<umbraco:Macro runat=”server” language=”cshtml”>

I’ve seen a lot of these chunks of code in masterpages.  Although you might LOVE Razor, there is no reason for you to do this!   

First of all, you could solve the previous line simple with a <umbraco:Item /> tag in your master page.  Secondly, Umbraco released version 4.10 with MVC capabilities. So you don’t need to use the Masterpages anyway.  Do you? Thirdly, u can still use inline code.  I know the documentation says it’s not a recommended way, but it’s fast and for easy master page related things I think perfectly fine. <% if(condition) umbraco.NodeFactory.Node.GetCurrent().GetProperty(…).Value %> This doesn’t involve a creation overhead for each Razor macro which is being called.

But here are my personal reasons why I don’t like them:

  • Visual studio problems: if coding embedded macro’s in visual studio you have
    • no intellisense
    • bad syntax highlighting
    • impossible errors & bizar warnings
    • automatic formatting shortcut screws up everything. In VS, you can use CTRL + K , CTRL + D to format your code automatically. Your embedded macro’s will probably screws up regularly.
  • Hard(er) to configure cache parameters.  Did you ever tried to cache by page or by member?
  • Having to macro’s running next to each other:

    <umbraco:Macro runat="server" language="cshtml">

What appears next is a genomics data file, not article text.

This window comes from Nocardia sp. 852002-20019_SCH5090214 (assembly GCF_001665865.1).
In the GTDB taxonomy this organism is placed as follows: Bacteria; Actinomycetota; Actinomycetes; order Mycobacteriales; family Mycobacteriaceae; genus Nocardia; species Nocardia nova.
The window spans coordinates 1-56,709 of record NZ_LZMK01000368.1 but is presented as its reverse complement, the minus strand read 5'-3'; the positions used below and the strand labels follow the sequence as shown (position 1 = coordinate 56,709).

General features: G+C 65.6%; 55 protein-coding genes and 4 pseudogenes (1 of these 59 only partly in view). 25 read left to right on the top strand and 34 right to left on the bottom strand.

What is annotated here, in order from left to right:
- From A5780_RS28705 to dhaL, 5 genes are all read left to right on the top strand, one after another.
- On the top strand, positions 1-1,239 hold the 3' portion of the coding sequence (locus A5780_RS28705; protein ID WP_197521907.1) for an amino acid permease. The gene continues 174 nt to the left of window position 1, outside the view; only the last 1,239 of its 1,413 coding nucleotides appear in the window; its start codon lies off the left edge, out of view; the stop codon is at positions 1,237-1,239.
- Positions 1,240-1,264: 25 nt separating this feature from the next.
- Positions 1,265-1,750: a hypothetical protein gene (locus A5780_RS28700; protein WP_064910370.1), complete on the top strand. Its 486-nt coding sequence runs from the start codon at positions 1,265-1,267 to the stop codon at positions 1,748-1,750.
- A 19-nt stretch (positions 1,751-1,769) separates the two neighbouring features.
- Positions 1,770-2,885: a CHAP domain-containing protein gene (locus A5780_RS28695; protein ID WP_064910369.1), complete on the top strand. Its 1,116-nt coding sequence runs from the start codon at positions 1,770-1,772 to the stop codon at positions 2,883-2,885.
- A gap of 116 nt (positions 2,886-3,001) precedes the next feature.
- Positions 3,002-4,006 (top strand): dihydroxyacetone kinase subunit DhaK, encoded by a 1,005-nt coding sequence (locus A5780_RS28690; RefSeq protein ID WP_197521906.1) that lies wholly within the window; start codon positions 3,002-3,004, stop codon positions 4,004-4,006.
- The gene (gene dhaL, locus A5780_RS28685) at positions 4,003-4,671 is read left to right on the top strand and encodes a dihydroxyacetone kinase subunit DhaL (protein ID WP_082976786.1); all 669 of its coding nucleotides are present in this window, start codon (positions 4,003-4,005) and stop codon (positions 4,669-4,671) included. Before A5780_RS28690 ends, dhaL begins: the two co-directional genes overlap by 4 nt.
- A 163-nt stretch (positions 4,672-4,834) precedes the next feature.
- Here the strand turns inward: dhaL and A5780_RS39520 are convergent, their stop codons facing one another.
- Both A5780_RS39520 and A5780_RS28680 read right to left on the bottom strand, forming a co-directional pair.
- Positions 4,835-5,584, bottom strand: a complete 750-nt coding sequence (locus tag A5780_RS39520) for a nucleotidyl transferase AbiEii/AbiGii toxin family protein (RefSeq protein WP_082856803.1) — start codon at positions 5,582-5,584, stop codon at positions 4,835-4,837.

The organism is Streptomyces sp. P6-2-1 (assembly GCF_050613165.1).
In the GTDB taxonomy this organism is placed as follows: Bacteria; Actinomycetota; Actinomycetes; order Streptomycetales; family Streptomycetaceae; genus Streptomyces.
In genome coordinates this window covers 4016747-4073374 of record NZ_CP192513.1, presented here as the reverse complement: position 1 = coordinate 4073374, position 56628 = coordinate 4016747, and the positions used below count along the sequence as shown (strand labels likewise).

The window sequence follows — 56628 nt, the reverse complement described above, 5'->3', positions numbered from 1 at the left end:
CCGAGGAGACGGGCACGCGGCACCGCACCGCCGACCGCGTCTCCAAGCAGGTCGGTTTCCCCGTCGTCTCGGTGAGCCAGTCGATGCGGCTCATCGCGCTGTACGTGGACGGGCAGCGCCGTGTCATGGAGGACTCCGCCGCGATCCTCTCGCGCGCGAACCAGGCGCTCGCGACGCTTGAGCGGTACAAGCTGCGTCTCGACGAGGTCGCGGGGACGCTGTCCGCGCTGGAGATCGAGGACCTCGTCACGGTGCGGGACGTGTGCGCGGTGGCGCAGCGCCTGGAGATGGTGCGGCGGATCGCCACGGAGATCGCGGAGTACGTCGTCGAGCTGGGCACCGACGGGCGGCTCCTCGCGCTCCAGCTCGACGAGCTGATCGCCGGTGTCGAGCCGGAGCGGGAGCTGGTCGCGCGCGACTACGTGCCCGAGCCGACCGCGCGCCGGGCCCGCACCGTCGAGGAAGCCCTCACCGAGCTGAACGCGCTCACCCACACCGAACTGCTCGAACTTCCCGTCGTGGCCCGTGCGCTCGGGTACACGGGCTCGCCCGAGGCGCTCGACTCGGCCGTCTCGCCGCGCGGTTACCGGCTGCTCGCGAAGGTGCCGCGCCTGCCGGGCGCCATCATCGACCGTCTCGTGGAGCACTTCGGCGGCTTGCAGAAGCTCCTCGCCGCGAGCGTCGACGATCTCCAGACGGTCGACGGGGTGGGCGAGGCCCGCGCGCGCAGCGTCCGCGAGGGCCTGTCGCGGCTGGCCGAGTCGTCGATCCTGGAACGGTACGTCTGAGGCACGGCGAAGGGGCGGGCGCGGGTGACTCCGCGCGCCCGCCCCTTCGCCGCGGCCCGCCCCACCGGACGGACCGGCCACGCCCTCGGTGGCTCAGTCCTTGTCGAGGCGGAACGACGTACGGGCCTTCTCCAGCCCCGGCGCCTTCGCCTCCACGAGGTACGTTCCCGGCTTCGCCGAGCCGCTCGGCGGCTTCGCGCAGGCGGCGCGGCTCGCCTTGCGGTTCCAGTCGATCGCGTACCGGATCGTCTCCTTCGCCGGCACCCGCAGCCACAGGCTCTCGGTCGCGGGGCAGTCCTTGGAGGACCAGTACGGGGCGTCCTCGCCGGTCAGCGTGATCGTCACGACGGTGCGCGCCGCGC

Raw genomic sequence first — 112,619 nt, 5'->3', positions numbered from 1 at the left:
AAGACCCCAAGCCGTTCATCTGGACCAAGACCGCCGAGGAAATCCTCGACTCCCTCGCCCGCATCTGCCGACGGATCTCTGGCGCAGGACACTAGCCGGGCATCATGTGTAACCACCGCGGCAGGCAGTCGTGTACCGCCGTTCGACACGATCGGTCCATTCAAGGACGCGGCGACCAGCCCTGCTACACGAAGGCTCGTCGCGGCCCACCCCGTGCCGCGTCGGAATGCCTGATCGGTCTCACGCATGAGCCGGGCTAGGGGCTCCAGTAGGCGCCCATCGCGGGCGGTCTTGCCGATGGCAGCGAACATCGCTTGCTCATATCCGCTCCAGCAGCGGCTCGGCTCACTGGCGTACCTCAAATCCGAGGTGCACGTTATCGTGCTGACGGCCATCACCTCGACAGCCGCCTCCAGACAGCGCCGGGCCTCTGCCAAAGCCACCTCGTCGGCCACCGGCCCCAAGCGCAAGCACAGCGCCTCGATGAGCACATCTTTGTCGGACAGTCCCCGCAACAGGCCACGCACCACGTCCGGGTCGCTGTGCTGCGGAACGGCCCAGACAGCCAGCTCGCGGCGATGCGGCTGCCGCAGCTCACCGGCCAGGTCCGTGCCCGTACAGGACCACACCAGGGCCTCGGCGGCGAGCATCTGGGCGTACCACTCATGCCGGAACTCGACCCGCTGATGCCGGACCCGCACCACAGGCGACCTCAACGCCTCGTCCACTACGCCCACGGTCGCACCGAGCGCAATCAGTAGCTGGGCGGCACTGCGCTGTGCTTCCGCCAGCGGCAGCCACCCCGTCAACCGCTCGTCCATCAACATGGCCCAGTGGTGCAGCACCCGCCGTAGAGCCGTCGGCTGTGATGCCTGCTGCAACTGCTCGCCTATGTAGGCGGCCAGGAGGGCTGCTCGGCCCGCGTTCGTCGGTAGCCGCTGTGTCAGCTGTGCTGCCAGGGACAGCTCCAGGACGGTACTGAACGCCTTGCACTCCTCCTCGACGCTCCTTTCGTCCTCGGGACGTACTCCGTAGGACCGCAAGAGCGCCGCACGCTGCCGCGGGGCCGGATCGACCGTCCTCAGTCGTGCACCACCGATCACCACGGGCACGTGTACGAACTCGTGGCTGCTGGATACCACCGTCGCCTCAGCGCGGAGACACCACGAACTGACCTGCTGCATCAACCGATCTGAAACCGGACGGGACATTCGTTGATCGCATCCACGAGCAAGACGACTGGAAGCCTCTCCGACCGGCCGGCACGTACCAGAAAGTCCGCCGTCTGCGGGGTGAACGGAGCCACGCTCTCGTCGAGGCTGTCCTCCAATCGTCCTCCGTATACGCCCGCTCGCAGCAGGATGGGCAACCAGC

• You can’t set a break point and really DEBUG what might be going wrong in your code.
  • When you ARE debugging
    • you end up in separate files and you do not know which masterpage you are exactly debugging
    • you can and will change - by accident – temporary generated razor scripts

Most of the time I use these rules on how we use Razor Macro’s in Umbraco:

  • Create separate files in the MacroScripts folder. 
  • If performance is importance convert Model to DynamicNode instead of working with DLR objects
  • Add @Inherits & @using umbraco.MacroEngines  to optimize Visual Studio Experience
  • Use Helpers where possible
  • Extend @Library or create own extensions in App_Code or even better: a custom .Net dll with your code precompiled
  • Choose between @umbraco.library.GetDictionaryItem(“theDictKey”) and @Dictionary.theDictKey and don’t use both.
  • Follow coding standards which are normally applied in normal .Net code.  For razor I prefer { on the same line (see post of scottgu introducing Razor).  But don’t mix!
  • If you really need an embedded macro and want a break point, use  @{                System.Diagnostics.Debugger.Break(); }

Oh.  And check out the umbraco development guidelines on our, they are there for you to read.

What do you think?  Do you agree?  What are your best practices for umbraco and Razor macro’s.

Find that big database in SQL server

by Damiaan Peeters 10. January 2013 20:08

We have several SQL databases.  Each for each client website.  We also have a lot of servers running SQL server.  When you need to clean up space, you sometimes know that there is just one big database . 

sp_helpdb to the rescue! 


And when you add a database name to sp_help ‘my_db_name’
you get all the files too…



SQL | Sysadmin

Certified Umbraco Master, Part of Umbraco Certified partner comm-it, .Net and Azure developer, seo lover. Magician in my spare time.